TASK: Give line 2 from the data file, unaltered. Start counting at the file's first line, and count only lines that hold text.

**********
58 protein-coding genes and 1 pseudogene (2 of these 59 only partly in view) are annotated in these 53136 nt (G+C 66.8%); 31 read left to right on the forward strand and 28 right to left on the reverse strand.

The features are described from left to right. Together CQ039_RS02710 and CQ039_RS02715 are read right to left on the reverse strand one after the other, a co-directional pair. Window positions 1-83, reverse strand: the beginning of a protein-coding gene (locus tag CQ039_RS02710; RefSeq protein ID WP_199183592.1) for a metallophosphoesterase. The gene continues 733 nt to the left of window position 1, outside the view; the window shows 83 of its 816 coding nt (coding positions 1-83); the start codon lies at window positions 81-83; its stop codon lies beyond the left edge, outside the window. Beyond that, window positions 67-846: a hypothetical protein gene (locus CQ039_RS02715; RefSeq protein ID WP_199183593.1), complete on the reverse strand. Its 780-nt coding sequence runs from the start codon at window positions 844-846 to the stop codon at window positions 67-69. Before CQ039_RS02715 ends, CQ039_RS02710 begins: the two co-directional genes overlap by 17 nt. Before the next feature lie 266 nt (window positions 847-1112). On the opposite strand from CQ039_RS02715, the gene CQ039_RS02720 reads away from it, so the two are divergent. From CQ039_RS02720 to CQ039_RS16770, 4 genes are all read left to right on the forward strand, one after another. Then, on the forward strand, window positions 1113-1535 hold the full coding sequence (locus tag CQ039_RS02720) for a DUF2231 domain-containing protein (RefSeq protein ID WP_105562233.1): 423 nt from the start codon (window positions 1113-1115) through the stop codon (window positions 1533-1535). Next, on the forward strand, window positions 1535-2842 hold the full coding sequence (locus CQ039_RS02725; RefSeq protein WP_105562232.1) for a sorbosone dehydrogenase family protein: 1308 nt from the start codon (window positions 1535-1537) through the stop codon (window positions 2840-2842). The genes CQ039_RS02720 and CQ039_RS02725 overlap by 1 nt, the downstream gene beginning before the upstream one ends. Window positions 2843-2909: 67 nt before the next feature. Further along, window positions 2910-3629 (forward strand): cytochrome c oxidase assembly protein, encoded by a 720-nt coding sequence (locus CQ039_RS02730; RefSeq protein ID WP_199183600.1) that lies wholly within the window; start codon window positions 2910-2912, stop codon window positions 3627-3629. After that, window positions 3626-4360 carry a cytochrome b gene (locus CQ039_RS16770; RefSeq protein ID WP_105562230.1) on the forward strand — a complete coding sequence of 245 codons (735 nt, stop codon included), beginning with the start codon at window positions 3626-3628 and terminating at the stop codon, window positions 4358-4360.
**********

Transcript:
The features are described from left to right. Together CQ039_RS02710 and CQ039_RS02715 are read right to left on the reverse strand one after the other, a co-directional pair. Window positions 1-83, reverse strand: the beginning of a protein-coding gene (locus tag CQ039_RS02710; RefSeq protein ID WP_199183592.1) for a metallophosphoesterase. The gene continues 733 nt to the left of window position 1, outside the view; the window shows 83 of its 816 coding nt (coding positions 1-83); the start codon lies at window positions 81-83; its stop codon lies beyond the left edge, outside the window. Beyond that, window positions 67-846: a hypothetical protein gene (locus CQ039_RS02715; RefSeq protein ID WP_199183593.1), complete on the reverse strand. Its 780-nt coding sequence runs from the start codon at window positions 844-846 to the stop codon at window positions 67-69. Before CQ039_RS02715 ends, CQ039_RS02710 begins: the two co-directional genes overlap by 17 nt. Before the next feature lie 266 nt (window positions 847-1112). On the opposite strand from CQ039_RS02715, the gene CQ039_RS02720 reads away from it, so the two are divergent. From CQ039_RS02720 to CQ039_RS16770, 4 genes are all read left to right on the forward strand, one after another. Then, on the forward strand, window positions 1113-1535 hold the full coding sequence (locus tag CQ039_RS02720) for a DUF2231 domain-containing protein (RefSeq protein ID WP_105562233.1): 423 nt from the start codon (window positions 1113-1115) through the stop codon (window positions 1533-1535). Next, on the forward strand, window positions 1535-2842 hold the full coding sequence (locus CQ039_RS02725; RefSeq protein WP_105562232.1) for a sorbosone dehydrogenase family protein: 1308 nt from the start codon (window positions 1535-1537) through the stop codon (window positions 2840-2842). The genes CQ039_RS02720 and CQ039_RS02725 overlap by 1 nt, the downstream gene beginning before the upstream one ends. Window positions 2843-2909: 67 nt before the next feature. Further along, window positions 2910-3629 (forward strand): cytochrome c oxidase assembly protein, encoded by a 720-nt coding sequence (locus CQ039_RS02730; RefSeq protein ID WP_199183600.1) that lies wholly within the window; start codon window positions 2910-2912, stop codon window positions 3627-3629. After that, window positions 3626-4360 carry a cytochrome b gene (locus CQ039_RS16770; RefSeq protein ID WP_105562230.1) on the forward strand — a complete coding sequence of 245 codons (735 nt, stop codon included), beginning with the start codon at window positions 3626-3628 and terminating at the stop codon, window positions 4358-4360.